Gray became so popular and authoritative that he wielded substantial influence in philosophy, politics and religion.  This became important when Charles Darwin’s work on natural selection and evolution started a scientific and cultural revolution (learn more about Darwin’s work here).  Gray and Darwin were constant correspondents during this time, exchanging more than 300 letters.  Darwin shared with Gray more than with any other scientists or friends.  Gray was a devout Christian, but he held the belief that Darwin’s discoveries were wonderful and instructive—they showed the mechanisms that his Creator had put into place to organize the world.  Gray had much to do with the eventual acceptance of Darwin’s ideas in the United States.

And Gray has had much to do with the development of botany and biodiversity coonservation in the country.  He discovered and named hundreds of species.  He published the first comprehensive treatment of the distribution of plants, establishing an understanding of how habitat conditions affect an area’s flora.  He explored California with John Muir (learn more about Muir here).  He bequeathed all his materials—herbarium and library—and all his royalties to Harvard University; today Harvard’s botanical collections remain one of the world’s largest and best.  He was an original member of the National Academy of Sciences and other prominent scientific organizations.  His nickname as Father of American Botany is well earned, but wouldn’t it be simpler to just call him “The Stamen”?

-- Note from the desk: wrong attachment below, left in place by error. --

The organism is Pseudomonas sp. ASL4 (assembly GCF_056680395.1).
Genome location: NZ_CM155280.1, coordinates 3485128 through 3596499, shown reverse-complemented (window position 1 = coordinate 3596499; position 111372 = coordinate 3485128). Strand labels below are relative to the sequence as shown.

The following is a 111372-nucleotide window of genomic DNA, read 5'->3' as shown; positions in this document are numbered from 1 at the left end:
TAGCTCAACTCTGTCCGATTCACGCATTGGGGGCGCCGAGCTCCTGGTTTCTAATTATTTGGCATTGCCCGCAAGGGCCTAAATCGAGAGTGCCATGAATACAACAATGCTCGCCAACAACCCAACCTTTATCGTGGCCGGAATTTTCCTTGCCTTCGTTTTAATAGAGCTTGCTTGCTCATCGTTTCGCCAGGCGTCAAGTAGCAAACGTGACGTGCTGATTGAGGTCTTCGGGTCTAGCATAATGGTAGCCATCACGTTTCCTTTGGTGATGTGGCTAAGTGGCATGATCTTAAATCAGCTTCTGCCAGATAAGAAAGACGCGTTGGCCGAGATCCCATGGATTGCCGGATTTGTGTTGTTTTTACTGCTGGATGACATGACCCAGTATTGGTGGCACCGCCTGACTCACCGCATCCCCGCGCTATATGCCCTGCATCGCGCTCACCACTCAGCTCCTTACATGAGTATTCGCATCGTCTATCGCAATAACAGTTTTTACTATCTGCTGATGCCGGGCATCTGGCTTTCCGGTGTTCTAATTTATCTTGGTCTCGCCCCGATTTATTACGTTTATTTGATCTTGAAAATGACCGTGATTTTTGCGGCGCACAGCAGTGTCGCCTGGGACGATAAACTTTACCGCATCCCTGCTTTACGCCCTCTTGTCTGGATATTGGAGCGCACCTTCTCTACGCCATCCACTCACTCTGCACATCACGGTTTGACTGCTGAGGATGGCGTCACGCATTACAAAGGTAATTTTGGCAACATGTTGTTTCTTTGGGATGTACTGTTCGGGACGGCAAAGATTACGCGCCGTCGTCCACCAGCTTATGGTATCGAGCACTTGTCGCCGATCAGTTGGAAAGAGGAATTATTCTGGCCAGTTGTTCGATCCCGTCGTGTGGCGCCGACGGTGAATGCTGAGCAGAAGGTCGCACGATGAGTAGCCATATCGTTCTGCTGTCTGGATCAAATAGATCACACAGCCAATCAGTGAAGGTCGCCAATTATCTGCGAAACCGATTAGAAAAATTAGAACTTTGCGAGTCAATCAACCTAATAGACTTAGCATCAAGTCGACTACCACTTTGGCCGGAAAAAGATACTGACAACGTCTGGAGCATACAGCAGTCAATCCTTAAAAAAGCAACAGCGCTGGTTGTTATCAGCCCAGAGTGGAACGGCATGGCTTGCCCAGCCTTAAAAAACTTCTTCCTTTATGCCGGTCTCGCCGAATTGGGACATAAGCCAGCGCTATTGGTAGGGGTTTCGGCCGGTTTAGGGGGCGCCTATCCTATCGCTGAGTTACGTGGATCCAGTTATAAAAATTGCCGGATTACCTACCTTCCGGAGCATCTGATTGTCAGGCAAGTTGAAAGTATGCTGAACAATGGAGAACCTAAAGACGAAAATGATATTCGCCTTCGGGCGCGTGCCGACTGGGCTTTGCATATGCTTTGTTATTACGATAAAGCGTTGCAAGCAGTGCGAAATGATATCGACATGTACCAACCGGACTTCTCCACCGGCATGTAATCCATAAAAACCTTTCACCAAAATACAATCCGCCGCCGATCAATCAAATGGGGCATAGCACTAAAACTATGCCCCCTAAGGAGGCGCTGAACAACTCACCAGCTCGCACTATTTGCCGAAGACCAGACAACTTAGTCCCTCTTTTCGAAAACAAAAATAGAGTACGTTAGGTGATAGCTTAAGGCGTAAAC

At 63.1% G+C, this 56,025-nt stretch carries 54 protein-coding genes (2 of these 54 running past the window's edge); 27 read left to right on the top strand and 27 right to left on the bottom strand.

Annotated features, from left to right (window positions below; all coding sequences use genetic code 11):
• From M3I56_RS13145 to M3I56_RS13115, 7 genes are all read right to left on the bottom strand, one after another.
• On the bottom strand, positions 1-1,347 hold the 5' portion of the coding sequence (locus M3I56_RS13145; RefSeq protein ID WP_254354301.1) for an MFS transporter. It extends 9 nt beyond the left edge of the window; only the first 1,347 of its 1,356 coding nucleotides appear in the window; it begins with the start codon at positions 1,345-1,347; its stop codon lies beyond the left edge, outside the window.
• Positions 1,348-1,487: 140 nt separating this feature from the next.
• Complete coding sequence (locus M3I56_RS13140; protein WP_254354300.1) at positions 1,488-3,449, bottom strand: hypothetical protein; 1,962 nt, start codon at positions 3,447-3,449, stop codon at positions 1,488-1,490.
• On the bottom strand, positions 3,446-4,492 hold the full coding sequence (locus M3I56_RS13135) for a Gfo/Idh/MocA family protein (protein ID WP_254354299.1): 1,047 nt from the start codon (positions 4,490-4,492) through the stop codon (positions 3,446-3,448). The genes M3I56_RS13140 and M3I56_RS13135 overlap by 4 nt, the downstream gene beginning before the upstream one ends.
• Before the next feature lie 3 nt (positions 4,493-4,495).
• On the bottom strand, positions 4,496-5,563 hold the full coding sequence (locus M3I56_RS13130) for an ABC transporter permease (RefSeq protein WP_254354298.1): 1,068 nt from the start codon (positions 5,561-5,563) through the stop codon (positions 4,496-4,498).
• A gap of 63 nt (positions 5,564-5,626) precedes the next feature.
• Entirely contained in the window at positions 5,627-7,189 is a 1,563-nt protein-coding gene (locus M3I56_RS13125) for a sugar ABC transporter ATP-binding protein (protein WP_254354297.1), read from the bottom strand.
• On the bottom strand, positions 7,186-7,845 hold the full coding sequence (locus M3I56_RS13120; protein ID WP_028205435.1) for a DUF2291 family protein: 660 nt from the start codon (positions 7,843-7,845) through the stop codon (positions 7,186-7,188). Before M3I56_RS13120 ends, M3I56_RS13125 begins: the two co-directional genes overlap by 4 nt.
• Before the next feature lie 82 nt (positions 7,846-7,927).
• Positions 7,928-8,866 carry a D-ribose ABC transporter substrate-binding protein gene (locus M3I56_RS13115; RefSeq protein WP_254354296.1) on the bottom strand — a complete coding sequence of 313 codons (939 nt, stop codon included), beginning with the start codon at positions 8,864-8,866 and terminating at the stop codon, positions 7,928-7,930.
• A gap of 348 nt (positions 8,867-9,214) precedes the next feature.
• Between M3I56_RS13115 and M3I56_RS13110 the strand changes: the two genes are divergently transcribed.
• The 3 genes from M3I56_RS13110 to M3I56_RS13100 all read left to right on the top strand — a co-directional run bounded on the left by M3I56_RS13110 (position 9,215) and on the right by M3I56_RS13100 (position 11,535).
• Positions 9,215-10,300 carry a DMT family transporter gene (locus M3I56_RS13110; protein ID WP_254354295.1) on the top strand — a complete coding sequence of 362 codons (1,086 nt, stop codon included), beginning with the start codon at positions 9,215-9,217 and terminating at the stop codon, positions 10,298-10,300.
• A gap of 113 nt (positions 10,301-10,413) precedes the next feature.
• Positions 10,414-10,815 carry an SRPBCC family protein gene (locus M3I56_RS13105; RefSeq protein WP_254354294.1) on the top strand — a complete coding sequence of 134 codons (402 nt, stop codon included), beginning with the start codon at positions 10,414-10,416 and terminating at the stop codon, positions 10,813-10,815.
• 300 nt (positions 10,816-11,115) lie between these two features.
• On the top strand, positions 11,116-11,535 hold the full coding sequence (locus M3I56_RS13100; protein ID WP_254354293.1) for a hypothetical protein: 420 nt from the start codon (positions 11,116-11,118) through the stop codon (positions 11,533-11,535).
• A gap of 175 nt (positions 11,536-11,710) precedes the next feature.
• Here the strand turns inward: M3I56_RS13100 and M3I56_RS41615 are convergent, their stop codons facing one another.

References:

Encyclopedia Britannica.  Asa Gray, American Botanist.  Available at:  https://www.britannica.com/biography/Asa-Gray.  Accessed October 30, 2018.

Farlow, W. G.  1889.  Memoir of Asa Gray.  National Academy of Sciences, April 17, 1889.  Available at:  http://www.nasonline.org/publications/biographical-memoirs/memoir-pdfs/gray-asa.pdf.  Accessed October 30, 2018.